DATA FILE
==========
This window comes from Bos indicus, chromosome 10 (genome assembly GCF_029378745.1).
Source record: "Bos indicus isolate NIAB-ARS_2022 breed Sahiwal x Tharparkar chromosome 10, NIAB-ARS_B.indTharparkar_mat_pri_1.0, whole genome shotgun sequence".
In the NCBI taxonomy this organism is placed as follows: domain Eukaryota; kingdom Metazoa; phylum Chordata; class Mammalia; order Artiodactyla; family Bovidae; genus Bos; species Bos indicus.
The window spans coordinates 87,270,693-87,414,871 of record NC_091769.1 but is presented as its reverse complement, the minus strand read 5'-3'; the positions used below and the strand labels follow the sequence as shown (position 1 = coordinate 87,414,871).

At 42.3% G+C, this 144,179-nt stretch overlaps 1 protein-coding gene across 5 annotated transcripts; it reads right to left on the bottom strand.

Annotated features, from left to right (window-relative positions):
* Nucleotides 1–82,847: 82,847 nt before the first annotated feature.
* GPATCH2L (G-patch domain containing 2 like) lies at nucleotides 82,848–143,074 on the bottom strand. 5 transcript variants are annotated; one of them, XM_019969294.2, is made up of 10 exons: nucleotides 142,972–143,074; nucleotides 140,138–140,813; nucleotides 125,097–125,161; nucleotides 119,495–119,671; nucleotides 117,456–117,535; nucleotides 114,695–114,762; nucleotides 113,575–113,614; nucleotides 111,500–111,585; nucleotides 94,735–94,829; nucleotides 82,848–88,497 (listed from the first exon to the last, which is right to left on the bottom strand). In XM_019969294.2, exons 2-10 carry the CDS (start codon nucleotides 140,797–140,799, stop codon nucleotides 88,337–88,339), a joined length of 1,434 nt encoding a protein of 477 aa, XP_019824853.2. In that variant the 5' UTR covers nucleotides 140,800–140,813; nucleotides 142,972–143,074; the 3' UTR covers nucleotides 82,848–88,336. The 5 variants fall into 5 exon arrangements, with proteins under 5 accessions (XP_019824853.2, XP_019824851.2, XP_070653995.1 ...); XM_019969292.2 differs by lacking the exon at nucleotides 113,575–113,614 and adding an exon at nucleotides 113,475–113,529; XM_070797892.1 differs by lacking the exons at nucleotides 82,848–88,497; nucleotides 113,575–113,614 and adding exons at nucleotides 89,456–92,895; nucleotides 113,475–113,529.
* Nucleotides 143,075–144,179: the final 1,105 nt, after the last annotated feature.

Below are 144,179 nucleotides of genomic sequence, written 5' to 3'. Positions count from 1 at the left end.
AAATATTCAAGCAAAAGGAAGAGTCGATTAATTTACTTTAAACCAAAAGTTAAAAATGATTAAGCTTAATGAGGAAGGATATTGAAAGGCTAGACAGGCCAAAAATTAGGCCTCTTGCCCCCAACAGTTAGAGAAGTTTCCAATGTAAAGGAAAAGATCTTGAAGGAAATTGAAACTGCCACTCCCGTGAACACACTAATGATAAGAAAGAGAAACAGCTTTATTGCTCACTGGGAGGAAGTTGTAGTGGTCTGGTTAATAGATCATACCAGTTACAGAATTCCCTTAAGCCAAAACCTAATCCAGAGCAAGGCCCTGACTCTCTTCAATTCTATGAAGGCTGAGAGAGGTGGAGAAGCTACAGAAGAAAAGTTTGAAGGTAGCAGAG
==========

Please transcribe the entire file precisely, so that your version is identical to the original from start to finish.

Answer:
This window comes from Bos indicus, chromosome 10 (genome assembly GCF_029378745.1).
Source record: "Bos indicus isolate NIAB-ARS_2022 breed Sahiwal x Tharparkar chromosome 10, NIAB-ARS_B.indTharparkar_mat_pri_1.0, whole genome shotgun sequence".
In the NCBI taxonomy this organism is placed as follows: domain Eukaryota; kingdom Metazoa; phylum Chordata; class Mammalia; order Artiodactyla; family Bovidae; genus Bos; species Bos indicus.
The window spans coordinates 87,270,693-87,414,871 of record NC_091769.1 but is presented as its reverse complement, the minus strand read 5'-3'; the positions used below and the strand labels follow the sequence as shown (position 1 = coordinate 87,414,871).

At 42.3% G+C, this 144,179-nt stretch overlaps 1 protein-coding gene across 5 annotated transcripts; it reads right to left on the bottom strand.

Annotated features, from left to right (window-relative positions):
* Nucleotides 1–82,847: 82,847 nt before the first annotated feature.
* GPATCH2L (G-patch domain containing 2 like) lies at nucleotides 82,848–143,074 on the bottom strand. 5 transcript variants are annotated; one of them, XM_019969294.2, is made up of 10 exons: nucleotides 142,972–143,074; nucleotides 140,138–140,813; nucleotides 125,097–125,161; nucleotides 119,495–119,671; nucleotides 117,456–117,535; nucleotides 114,695–114,762; nucleotides 113,575–113,614; nucleotides 111,500–111,585; nucleotides 94,735–94,829; nucleotides 82,848–88,497 (listed from the first exon to the last, which is right to left on the bottom strand). In XM_019969294.2, exons 2-10 carry the CDS (start codon nucleotides 140,797–140,799, stop codon nucleotides 88,337–88,339), a joined length of 1,434 nt encoding a protein of 477 aa, XP_019824853.2. In that variant the 5' UTR covers nucleotides 140,800–140,813; nucleotides 142,972–143,074; the 3' UTR covers nucleotides 82,848–88,336. The 5 variants fall into 5 exon arrangements, with proteins under 5 accessions (XP_019824853.2, XP_019824851.2, XP_070653995.1 ...); XM_019969292.2 differs by lacking the exon at nucleotides 113,575–113,614 and adding an exon at nucleotides 113,475–113,529; XM_070797892.1 differs by lacking the exons at nucleotides 82,848–88,497; nucleotides 113,575–113,614 and adding exons at nucleotides 89,456–92,895; nucleotides 113,475–113,529.
* Nucleotides 143,075–144,179: the final 1,105 nt, after the last annotated feature.

Below are 144,179 nucleotides of genomic sequence, written 5' to 3'. Positions count from 1 at the left end.
AAATATTCAAGCAAAAGGAAGAGTCGATTAATTTACTTTAAACCAAAAGTTAAAAATGATTAAGCTTAATGAGGAAGGATATTGAAAGGCTAGACAGGCCAAAAATTAGGCCTCTTGCCCCCAACAGTTAGAGAAGTTTCCAATGTAAAGGAAAAGATCTTGAAGGAAATTGAAACTGCCACTCCCGTGAACACACTAATGATAAGAAAGAGAAACAGCTTTATTGCTCACTGGGAGGAAGTTGTAGTGGTCTGGTTAATAGATCATACCAGTTACAGAATTCCCTTAAGCCAAAACCTAATCCAGAGCAAGGCCCTGACTCTCTTCAATTCTATGAAGGCTGAGAGAGGTGGAGAAGCTACAGAAGAAAAGTTTGAAGGTAGCAGAG